I would recommend for you to do a water change...get it down to 2-3 ppm of ammonia and then sit back and just let things progress. 

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On 6/16/2021 at 9:28 PM, Cory said:

Still working with the lab. Can you try dipping the strip in and out of the water instead of swirling it for 30 seconds. They sent over several videos, but I'm only posting one here as an example.

 

 

Yes sir I will try that method when I get home.  I still have the gallon of water with the 4drops of the ammonium chloride in it. 
 

I will post the results shortly. 
 

Thank you

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@Cory

ok I performed the procedure exactly as is shown in the video.   Taking the strip and dipping in and out of water for 30 seconds.

Just to recap this is the gallon of distilled water that has 4 drops of the DR.Tim’s ammonia chloride.  4 drops should have a reading of 2 ppm. 
 

Here is the test strip results..

D3E2B2E4-C869-498C-8B1B-8462441A399F.jpeg

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At this point, it'll probably require me getting quite a bit of it. Sending one thing of dr times off for analysis to make sure, then have the lab making the strips do their test etc. It's strange we only ran into this with the dr tims, not other lab grade solutions or fritz etc.

I appreciate the offer though.

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On 6/16/2021 at 11:45 PM, Cory said:

At this point, it'll probably require me getting quite a bit of it. Sending one thing of dr times off for analysis to make sure, then have the lab making the strips do their test etc. It's strange we only ran into this with the dr tims, not other lab grade solutions or fritz etc.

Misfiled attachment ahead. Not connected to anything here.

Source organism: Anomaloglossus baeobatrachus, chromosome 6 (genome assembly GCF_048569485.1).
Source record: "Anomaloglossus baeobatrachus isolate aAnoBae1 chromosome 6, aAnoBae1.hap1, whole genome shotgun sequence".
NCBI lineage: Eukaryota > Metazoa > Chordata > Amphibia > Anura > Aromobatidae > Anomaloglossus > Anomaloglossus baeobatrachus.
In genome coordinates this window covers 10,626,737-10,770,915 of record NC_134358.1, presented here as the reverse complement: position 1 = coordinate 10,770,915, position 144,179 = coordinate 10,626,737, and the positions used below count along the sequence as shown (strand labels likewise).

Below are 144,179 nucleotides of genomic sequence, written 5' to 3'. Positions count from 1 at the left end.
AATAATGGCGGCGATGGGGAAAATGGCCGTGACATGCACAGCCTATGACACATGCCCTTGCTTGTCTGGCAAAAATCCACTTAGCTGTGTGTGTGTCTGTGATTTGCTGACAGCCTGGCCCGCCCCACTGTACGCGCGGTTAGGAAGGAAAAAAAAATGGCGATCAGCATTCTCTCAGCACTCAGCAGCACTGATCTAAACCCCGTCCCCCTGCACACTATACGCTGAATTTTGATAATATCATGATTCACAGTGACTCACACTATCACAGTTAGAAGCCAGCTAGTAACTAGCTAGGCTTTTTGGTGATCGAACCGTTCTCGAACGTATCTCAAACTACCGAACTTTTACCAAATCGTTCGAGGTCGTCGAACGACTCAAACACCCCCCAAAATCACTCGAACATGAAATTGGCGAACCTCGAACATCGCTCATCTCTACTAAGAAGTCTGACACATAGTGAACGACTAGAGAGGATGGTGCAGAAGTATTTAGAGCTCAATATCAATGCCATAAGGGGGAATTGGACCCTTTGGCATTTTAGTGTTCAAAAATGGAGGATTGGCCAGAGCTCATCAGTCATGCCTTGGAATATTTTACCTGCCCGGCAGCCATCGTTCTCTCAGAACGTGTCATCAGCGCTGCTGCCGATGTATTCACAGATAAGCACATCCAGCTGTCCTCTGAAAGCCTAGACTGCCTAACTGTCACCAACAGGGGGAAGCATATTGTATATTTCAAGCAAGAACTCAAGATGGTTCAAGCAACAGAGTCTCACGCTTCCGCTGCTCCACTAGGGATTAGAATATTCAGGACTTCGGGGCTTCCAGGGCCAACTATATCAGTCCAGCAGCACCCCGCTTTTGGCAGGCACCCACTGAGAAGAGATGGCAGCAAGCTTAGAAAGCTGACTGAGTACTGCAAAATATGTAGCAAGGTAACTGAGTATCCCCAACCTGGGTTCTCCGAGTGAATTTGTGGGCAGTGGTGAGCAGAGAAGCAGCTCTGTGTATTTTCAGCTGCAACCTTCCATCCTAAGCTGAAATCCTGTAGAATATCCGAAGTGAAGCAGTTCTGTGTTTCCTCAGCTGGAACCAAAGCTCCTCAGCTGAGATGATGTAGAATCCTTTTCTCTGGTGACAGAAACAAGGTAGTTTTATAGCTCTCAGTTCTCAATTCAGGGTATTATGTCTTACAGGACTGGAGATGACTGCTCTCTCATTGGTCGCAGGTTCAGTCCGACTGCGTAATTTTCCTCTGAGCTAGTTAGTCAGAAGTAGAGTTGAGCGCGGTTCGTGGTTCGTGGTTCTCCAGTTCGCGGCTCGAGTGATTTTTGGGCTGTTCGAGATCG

I appreciate the offer though.

I understand …please let me know if there is anything else I can do to help in any way! 

Just to let you know …the cycle is under way in the aquarium…your multitest strips showed I had nitrites and a test with the API kit showed the exact same result. 
Here is the ammonia and nitrite API test confirming your multitest strip. 

BDAB7CF9-586D-4715-A20A-414309F5FE3A.jpeg

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On 6/16/2021 at 8:45 PM, Cory said:

It's strange we only ran into this with the dr tims, not other lab grade solutions or fritz etc.

seems to me you're most likely to have success with high purity analytes.  If I've learned anything its that chemistry is weird and that for any given assay you'll run into conditions where it just doesn't work right.  It's always nice to know what those conditions are though.

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@Cory I ran a similar experiment as to what @ARMYVET did and the results are below:

19D34FF9-8DBD-410E-B6BC-CD0ABE0840CE.jpeg.b94d76f632c7679752962c082611c0d9.jpeg